Tonight – July 14, 2016 – and for the next couple of evenings, you can’t miss the waxing gibbous moon as darkness falls. Use the moon to guide you to two planets – Mars and Saturn – plus the bright star Antares over the next few nights.
Mars is brighter than Saturn, and Saturn is brighter than Antares.
The Red Planet is fainter now than it was a month ago, but it’s still a sight to behold.
Because Mars and Saturn are planets, they shine by reflecting the light of the sun. Antares, being a star, shines by its own light.
There’s a third planet in the July, 2016 sky. Look westward after darkness falls to view the largest world in our solar system, Jupiter.
Dazzling Jupiter – brighter now than Mars, and much brighter than Saturn – will set in the west by around mid-evening. Be sure to view this world at nightfall. Meanwhile, the moon, Mars and Saturn (plus the star Antares) will stay out until well after midnight.
Mars, Jupiter and Saturn are called superior planets because they orbit the sun outside of Earth’s orbit. Mars is the fourth planet outward from the sun, whereas Jupiter is the fifth, and Saturn the sixth.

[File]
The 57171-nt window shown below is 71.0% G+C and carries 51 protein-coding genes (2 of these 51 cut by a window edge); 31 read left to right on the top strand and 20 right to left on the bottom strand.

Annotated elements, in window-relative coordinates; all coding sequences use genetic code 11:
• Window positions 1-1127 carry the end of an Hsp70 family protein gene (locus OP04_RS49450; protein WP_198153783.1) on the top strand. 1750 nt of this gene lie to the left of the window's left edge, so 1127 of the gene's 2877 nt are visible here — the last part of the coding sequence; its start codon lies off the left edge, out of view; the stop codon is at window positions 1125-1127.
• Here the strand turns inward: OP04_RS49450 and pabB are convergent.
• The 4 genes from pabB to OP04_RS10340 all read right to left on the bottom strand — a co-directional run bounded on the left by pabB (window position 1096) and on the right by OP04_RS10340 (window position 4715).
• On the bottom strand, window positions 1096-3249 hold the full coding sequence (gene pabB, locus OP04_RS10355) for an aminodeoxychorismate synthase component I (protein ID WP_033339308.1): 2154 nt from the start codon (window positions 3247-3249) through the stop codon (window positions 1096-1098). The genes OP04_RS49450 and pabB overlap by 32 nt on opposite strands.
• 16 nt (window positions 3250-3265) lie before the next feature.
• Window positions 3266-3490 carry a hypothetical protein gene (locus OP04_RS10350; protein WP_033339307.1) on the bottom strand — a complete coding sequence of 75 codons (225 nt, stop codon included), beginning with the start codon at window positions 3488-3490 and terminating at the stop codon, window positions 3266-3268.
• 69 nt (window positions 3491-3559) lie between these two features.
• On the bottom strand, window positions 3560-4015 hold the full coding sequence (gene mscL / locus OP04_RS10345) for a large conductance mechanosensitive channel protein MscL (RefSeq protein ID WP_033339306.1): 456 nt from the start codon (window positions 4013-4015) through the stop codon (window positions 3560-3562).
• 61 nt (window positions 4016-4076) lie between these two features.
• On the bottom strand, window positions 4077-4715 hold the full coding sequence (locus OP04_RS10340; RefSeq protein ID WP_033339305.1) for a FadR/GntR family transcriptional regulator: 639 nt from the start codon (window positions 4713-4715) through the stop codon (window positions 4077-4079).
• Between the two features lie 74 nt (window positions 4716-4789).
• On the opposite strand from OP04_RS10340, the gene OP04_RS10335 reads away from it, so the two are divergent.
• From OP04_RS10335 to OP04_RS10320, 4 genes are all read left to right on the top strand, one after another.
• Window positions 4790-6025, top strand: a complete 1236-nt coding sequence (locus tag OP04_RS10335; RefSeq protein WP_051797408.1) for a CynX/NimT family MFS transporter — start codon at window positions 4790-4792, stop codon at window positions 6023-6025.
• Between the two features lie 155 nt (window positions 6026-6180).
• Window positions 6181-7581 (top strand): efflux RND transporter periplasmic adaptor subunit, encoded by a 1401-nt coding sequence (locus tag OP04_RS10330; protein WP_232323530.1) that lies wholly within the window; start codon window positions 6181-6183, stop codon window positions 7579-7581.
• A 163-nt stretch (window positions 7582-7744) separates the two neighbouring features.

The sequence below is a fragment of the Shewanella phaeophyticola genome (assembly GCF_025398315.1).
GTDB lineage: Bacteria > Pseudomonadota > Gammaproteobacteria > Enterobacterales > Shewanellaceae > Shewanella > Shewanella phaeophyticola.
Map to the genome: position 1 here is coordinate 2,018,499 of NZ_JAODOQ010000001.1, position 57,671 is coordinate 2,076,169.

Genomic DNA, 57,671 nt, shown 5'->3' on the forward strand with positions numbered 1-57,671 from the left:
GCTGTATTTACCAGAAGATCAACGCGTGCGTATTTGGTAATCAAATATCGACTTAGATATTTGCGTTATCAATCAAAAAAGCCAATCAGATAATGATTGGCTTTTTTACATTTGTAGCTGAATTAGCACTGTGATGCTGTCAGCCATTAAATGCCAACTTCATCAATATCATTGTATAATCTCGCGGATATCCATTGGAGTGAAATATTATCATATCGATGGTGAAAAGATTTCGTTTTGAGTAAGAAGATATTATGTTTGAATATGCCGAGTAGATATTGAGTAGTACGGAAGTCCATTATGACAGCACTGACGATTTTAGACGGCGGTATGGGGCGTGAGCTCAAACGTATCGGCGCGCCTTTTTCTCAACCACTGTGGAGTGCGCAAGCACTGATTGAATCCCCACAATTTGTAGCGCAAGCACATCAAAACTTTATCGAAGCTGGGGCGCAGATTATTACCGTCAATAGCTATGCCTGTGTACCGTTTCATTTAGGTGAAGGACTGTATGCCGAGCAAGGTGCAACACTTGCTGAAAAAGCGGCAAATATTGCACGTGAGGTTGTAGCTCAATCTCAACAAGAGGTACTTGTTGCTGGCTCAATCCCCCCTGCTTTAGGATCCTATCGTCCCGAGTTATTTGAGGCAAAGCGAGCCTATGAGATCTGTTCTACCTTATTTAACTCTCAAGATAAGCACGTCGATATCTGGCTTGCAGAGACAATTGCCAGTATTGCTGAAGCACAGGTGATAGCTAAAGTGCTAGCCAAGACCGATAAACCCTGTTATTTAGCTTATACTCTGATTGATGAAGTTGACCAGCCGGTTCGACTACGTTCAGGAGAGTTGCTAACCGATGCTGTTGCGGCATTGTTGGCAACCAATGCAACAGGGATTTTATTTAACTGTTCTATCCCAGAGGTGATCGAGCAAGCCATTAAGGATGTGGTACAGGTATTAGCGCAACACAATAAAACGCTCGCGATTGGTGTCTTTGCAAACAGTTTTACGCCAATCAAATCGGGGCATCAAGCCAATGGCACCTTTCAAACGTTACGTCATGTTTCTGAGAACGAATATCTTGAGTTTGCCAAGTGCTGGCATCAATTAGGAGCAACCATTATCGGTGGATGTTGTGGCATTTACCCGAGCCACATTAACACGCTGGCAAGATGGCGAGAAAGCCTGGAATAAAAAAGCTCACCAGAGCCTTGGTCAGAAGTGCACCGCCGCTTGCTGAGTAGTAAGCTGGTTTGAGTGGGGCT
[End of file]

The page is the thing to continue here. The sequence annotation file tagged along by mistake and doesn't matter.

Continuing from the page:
We list the distances of solar system planets from the sun in astronomical units (AU) on the chart below.
Mean distance (semi-major axis) in AU from sun to each planet.
Mercury: 0.387 AU
Venus: 0.723 AU
Earth: 1.000 AU
Mars: 1.524 AU
Jupiter: 5.203 AU
Saturn: 9.582 AU
Uranus: 19.201 AU
Neptune: 30.047 AU
Source: Planetary Fact Sheet
Planets that orbit the sun inside of Earth’s orbit – Mercury and Venus – are called inferior planets. Both of these worlds – especially Mercury – are difficult to see right now because they follow the sun beneath the horizon so shortly after sunset. We’ll talk more about the upcoming conjunction of Mercury and Venus on July 16.
Bottom line: Use the moon to find Mars, Saturn and Antares as darkness falls on July 14, 2016.
Bruce McClure has served as lead writer for EarthSky's popular Tonight pages since 2004. He's a sundial aficionado, whose love for the heavens has taken him to Lake Titicaca in Bolivia and sailing in the North Atlantic, where he earned his celestial navigation certificate through the School of Ocean Sailing and Navigation. He also writes and hosts public astronomy programs and planetarium programs in and around his home in upstate New York.